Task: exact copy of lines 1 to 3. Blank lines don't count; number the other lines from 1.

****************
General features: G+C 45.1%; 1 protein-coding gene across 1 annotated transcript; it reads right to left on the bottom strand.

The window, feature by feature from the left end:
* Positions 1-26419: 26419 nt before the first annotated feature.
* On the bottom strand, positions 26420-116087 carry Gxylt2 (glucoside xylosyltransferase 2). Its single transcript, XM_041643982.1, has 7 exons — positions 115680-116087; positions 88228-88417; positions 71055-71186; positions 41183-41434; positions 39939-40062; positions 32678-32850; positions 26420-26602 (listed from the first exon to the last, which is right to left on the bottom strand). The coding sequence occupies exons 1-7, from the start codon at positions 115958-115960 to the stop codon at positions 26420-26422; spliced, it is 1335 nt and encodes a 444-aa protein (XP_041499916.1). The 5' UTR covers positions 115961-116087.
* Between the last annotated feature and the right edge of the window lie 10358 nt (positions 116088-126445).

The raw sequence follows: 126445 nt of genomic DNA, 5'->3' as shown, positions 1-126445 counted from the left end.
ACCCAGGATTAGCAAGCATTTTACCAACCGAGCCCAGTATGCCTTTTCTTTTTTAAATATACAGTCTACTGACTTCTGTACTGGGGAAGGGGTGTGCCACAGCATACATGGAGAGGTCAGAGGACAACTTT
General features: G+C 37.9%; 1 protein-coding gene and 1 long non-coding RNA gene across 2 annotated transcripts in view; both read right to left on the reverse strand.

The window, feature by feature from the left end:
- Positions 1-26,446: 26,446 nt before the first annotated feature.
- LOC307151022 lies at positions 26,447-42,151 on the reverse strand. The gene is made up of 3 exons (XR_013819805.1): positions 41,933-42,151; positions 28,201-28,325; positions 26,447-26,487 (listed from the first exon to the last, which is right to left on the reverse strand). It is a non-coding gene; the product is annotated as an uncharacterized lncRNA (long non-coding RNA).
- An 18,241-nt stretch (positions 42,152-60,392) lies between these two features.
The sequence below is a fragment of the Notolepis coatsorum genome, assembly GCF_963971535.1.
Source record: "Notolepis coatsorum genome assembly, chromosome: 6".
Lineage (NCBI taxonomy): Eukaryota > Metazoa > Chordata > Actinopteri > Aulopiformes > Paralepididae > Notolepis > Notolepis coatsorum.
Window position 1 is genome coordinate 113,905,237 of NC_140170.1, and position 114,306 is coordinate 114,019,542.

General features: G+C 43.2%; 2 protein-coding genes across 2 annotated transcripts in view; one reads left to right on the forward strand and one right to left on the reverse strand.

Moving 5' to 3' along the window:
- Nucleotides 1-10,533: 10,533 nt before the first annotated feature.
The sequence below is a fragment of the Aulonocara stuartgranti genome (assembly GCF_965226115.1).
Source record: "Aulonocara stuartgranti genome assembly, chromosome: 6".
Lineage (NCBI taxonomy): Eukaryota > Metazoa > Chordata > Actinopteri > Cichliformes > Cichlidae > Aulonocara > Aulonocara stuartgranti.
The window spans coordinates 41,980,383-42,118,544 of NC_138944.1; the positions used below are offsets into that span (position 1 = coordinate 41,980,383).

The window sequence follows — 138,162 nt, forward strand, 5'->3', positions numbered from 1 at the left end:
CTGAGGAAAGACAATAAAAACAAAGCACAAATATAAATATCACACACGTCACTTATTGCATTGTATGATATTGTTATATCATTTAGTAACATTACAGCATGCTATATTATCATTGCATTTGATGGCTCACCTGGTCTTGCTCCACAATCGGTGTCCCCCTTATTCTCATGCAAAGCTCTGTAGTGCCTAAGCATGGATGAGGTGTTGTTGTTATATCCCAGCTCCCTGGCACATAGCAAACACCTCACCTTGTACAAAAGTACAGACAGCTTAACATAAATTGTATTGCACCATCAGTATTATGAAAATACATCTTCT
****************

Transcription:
General features: G+C 45.1%; 1 protein-coding gene across 1 annotated transcript; it reads right to left on the bottom strand.

The window, feature by feature from the left end:
* Positions 1-26419: 26419 nt before the first annotated feature.